By the time Marta Tandori reached fifth grade, she was an avid reader and writer with a stack of short stories collecting dust in a box under her bed but it wasn’t until she began studying acting in her early twenties at the prestigious American Academy of Dramatic Arts in New York that Marta realized acting wasn’t really her passion – writing fiction was. What followed was years of writing workshops as well as correspondence courses in writing for children through the Institute of Children’s Literature in Connecticut. She credits the award winning author, Troon Harrison, as the instructor who helped her find her literary voice. Marta’s first work of juvenile fiction, BEING SAM, NO MATTER WHAT was published in 2005, followed by EVERY WHICH WAY BUT KUKU! in 2006. With her more recent endeavors, Marta has shifted her writing focus to “women’s suspense”, a genre she fondly describes as having “strong female protagonists with closets full of nasty skeletons and the odd murder or two to complicate their already complicated lives”. To learn more about Marta, visit her website at http://martatandori.com.
What inspires you to write?
Something – anything, really – will spark my curiosity, like a hat falling in the subway, and before I know it, I’ve made up a whole history about that hat and where it came from, inside my head. What happens to that hat, or how the hat inspires a series of events, will usually be the outcome of a book.
Tell us about your writing process.
I never sit before the keyboard until I can close my eyes and actually “visualize” the first few chapters play themselves out in my mind. Once I can “see” that, I know I’m ready to sit in front of my keyboard. A few chapters will follow and then I’ll stop typing and write out a rough outline before I go back to the keyboard.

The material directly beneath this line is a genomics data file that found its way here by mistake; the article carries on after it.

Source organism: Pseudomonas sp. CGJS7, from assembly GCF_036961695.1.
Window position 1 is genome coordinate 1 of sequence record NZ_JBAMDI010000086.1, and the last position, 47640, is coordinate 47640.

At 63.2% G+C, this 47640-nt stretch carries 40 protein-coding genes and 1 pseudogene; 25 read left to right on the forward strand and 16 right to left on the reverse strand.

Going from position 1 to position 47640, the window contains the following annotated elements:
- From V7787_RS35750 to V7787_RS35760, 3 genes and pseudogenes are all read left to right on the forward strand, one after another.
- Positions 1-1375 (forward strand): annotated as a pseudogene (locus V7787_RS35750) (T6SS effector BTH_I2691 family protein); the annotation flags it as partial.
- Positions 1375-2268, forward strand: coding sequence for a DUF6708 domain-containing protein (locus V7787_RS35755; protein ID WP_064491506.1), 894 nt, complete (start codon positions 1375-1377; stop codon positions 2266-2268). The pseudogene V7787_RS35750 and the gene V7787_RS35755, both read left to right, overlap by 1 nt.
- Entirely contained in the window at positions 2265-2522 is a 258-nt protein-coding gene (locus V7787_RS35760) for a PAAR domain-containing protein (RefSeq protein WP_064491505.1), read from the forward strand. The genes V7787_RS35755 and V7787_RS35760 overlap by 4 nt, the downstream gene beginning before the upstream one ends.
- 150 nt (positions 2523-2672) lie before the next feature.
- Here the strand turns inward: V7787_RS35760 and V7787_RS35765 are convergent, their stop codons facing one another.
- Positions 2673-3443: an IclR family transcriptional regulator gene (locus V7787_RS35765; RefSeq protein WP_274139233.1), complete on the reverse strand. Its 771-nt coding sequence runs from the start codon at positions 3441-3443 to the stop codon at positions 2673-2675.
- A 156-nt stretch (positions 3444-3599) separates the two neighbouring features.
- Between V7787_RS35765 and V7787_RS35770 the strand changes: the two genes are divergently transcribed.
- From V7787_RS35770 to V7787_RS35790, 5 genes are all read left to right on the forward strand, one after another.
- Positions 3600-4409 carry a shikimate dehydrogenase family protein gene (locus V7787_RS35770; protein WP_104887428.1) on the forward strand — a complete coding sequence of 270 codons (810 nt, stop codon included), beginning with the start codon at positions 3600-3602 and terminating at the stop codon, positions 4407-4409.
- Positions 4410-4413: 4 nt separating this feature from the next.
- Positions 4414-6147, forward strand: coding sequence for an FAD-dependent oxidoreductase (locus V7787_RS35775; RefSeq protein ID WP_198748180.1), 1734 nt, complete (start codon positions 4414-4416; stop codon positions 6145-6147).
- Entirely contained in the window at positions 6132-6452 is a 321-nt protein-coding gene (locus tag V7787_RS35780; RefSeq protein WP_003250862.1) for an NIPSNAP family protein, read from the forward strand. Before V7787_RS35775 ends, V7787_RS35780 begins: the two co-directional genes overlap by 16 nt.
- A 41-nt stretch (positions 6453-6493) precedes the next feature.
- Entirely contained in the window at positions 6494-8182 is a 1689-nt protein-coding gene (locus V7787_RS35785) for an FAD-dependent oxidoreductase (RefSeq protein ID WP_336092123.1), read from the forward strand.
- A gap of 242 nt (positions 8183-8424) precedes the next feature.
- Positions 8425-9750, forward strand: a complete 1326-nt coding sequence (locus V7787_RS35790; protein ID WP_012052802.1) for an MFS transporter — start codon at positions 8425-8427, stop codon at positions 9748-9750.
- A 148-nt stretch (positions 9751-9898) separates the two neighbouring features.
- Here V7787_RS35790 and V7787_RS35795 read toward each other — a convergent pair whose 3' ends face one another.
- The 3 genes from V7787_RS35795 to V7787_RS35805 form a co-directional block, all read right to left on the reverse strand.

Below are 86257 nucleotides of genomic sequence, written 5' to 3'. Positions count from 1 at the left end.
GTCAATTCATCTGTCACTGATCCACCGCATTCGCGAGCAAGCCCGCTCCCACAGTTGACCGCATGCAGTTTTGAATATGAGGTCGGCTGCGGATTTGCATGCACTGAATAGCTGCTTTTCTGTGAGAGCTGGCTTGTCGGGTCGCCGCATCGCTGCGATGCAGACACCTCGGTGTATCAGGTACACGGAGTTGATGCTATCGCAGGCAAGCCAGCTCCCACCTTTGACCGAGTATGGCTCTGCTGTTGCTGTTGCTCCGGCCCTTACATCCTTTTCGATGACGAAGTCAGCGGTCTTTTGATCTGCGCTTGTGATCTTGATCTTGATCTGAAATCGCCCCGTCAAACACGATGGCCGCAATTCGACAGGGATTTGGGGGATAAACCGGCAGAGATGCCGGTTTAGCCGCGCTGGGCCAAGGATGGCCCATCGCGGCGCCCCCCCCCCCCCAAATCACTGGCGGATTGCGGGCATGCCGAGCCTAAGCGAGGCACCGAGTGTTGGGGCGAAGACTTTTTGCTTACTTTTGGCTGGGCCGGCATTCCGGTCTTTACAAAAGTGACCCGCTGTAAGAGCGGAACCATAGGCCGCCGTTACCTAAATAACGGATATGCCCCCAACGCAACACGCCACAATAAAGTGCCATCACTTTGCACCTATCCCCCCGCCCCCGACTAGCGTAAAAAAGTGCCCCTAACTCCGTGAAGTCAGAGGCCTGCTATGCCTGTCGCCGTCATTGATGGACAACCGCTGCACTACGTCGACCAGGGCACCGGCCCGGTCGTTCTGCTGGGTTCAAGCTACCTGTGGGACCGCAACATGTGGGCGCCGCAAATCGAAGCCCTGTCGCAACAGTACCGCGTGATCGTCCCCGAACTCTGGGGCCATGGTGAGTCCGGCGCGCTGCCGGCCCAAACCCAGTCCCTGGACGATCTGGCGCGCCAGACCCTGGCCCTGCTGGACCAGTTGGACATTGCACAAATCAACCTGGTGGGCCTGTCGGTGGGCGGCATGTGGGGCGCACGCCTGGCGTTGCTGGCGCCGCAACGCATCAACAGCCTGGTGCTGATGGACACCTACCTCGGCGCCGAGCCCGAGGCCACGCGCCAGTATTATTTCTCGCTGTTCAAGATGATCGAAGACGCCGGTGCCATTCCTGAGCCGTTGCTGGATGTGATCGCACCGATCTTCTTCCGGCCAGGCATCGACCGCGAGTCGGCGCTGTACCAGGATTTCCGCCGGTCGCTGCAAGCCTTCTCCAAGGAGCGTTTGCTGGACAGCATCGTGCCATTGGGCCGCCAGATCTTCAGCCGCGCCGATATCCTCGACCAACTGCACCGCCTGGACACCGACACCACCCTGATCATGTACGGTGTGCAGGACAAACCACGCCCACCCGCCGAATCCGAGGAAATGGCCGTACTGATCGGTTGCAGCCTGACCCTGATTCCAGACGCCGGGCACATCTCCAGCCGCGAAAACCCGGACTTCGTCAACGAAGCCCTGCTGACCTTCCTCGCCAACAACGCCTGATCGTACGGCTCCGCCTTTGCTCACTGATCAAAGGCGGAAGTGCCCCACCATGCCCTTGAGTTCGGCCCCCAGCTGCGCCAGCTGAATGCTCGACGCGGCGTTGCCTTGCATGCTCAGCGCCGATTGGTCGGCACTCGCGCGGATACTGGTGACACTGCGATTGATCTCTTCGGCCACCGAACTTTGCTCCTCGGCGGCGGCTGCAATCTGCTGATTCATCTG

For Fiction Writers: Do you listen (or talk to) to your characters?
My characters talk all the time and when I’m typing, I’m almost convinced I can hear them. I rarely interfere in what they’re doing. However, if an action or some dialogue doesn’t feel right or it feels contrived, I’ll say something like, “Come on, guys, you can do better than that!”. That small admonishment will usually have the desired effect and get things back on track.
What advice would you give other writers?
Write because you absolutely NEED to write, not because you THINK you should or because someone else THINKS you should.
How did you decide how to publish your books?
Writing is a craft. A writer has to be creative as well as know certain elements in writing such as point of view, characterization, plotting, etc. I chose to self-publish through Amazon. Many writers to self-publish misguidedly believe that you simply upload your book, upload your cover, set the price, hit the ENTER key and abracadabra, they’re now a writer with sales soon to be pouring in. Unfortunately, in just about every case, that’s not how it works. Self-publishing is a business, with the writer a sole proprietorship who wears many hats. Writers have to educate themselves on the self-publishing industry, how to market their books effectively, how to use social media to market themselves, etc. This takes dedication and learning. Every author needs to take the business aspect of writing seriously and to educate themselves.
What do you think about the future of book publishing?
I think the future of book publishing is evolving. For many years, it used to be about the Big 5 publishers as well as the agents who represented the authors who were published by the Big 5. With self-publishing, agents are no longer necessary (in most cases) and the power of the New York publishing houses has been compromised to some extents, thanks to the likes of Amazon and other self-publishing platforms.
What do you use?
Professional Editor, Professional Cover Designer
What genres do you write?
mystery, suspense, middle-grade fiction
What formats are your books in?
Both eBook and Print